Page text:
This is part of a series of posts that I am combining into one long post, which may be found at Darwin’s Black Box.


How could the molecular clock work with design happening?

October 30, 2008

The molecular clock has been vigorously debated since it was proposed, and many issues surrounding it are still contended.  Overall, however, it remains a viable possibility.  Michael Behe, DBB, 174

He is right both about questions remaining, and that it is a viable possibility.

But how could it be, if ID were correct?  From Aristotle, down to Paley and the creationists, τεχνη or design has always been marked off from “nature” (nature in the exclusive sense) or “physis”.  Indeed, Behe and most of the other prominent IDists like to suggest that the “Cambrian Explosion” is an obvious time when “design” was effected (DBB 27-28).  And yet the molecular clocks (mostly DNA, now) tick through the “Cambrian Explosion” without marking any break from the usual processes, even though it is possible that more refined methods could yet capture an uptick in change (not the break that most would expect from a designer intervening, however).

For so long the various sorts of creationists have tried to argue that intervention by God would be obvious.  Since it never has been, however, Behe increasingly writes as though no intervention can ever be observed, from any sort of mark of design, to any break in the molecular clocks.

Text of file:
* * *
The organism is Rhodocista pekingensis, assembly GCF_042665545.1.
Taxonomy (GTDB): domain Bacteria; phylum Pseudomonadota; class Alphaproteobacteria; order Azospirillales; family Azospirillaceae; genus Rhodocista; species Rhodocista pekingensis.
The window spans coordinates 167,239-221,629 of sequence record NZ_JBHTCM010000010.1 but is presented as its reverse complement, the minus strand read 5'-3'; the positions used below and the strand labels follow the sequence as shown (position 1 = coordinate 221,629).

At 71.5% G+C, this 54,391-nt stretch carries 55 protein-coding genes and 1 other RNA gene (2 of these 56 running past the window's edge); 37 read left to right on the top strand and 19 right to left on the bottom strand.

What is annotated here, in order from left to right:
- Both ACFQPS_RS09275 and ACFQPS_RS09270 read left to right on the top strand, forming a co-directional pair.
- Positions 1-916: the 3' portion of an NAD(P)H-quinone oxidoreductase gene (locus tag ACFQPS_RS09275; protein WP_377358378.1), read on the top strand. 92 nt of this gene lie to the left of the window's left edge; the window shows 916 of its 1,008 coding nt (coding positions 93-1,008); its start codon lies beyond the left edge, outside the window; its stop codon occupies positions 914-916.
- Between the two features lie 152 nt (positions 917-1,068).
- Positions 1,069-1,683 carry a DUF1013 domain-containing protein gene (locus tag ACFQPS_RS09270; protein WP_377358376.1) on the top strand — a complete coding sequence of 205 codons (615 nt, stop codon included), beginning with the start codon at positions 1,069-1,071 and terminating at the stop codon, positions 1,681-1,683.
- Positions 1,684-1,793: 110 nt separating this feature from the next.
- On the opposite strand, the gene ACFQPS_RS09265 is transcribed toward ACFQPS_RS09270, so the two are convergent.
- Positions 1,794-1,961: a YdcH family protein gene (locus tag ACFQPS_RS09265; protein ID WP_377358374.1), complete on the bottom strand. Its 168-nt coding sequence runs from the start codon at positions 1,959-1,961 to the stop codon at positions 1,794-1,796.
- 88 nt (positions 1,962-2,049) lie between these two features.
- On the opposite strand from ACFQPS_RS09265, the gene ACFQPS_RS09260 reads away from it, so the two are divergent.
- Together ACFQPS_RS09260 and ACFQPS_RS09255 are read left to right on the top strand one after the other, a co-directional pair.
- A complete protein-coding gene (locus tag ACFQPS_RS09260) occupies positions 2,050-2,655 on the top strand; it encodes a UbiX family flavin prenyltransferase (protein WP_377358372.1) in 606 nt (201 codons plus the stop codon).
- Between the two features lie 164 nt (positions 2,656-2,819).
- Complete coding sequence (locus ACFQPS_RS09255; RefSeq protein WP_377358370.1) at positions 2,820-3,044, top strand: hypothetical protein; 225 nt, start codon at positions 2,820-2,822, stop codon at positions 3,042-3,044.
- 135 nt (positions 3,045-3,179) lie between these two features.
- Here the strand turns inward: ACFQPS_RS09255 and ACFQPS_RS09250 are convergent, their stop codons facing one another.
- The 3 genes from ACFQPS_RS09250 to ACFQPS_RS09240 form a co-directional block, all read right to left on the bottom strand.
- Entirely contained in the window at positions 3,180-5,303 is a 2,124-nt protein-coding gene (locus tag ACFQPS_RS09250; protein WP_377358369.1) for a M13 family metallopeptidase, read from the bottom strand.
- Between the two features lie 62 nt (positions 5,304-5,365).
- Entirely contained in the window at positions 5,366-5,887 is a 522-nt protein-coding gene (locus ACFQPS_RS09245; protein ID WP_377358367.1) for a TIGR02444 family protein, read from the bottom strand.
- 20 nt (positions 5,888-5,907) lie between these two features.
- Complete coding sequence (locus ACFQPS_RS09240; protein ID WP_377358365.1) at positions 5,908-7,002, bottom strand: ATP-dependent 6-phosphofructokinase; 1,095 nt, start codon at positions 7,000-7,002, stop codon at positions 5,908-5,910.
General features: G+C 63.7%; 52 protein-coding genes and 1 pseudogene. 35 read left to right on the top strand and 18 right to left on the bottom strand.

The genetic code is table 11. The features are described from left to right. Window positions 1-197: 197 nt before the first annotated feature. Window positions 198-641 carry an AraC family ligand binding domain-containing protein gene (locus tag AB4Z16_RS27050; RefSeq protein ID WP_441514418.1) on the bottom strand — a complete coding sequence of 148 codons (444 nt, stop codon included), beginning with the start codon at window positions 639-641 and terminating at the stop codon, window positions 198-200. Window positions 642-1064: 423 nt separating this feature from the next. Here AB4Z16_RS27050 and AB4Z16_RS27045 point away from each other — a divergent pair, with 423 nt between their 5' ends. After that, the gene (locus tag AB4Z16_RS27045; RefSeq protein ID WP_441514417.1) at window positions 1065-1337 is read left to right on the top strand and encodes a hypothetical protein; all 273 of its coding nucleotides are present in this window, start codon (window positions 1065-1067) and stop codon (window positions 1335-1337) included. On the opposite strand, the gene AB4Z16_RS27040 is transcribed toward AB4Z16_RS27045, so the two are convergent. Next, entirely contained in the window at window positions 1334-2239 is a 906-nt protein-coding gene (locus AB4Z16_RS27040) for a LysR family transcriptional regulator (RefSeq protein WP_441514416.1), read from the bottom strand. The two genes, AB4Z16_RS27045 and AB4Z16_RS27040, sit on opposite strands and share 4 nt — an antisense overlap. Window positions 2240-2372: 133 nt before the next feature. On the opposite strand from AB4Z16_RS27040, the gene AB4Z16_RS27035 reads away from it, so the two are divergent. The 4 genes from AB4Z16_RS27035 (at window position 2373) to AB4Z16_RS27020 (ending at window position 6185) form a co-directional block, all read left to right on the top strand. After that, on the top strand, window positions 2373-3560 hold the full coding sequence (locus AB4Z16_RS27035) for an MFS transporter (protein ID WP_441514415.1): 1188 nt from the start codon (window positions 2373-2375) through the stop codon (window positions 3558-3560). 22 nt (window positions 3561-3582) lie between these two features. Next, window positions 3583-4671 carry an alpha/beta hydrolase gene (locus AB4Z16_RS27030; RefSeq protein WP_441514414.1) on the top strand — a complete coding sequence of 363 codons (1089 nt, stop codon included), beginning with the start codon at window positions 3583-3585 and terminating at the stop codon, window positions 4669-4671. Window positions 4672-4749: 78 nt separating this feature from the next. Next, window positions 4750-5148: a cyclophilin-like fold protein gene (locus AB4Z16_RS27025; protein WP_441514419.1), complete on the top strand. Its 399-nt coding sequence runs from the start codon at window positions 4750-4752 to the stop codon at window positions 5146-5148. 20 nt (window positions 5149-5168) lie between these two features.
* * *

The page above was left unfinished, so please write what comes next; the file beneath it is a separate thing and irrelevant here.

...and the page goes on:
This criticism has nothing to do with the accuracy of molecular clocks, which may in fact not be as reliable as some have claimed.  It is that Behe never expects any of the effects of intervention to be visible in life (if these were found, you can be sure that most IDists, probably including Behe, would quickly adopt them, though).  This, perhaps, is the most important change that ID has produced, since the older IDist Paley, and traditional creationists, always expected design to be observable–and generally not by christening complexity as “evidence for design,” like Behe illegitimately does.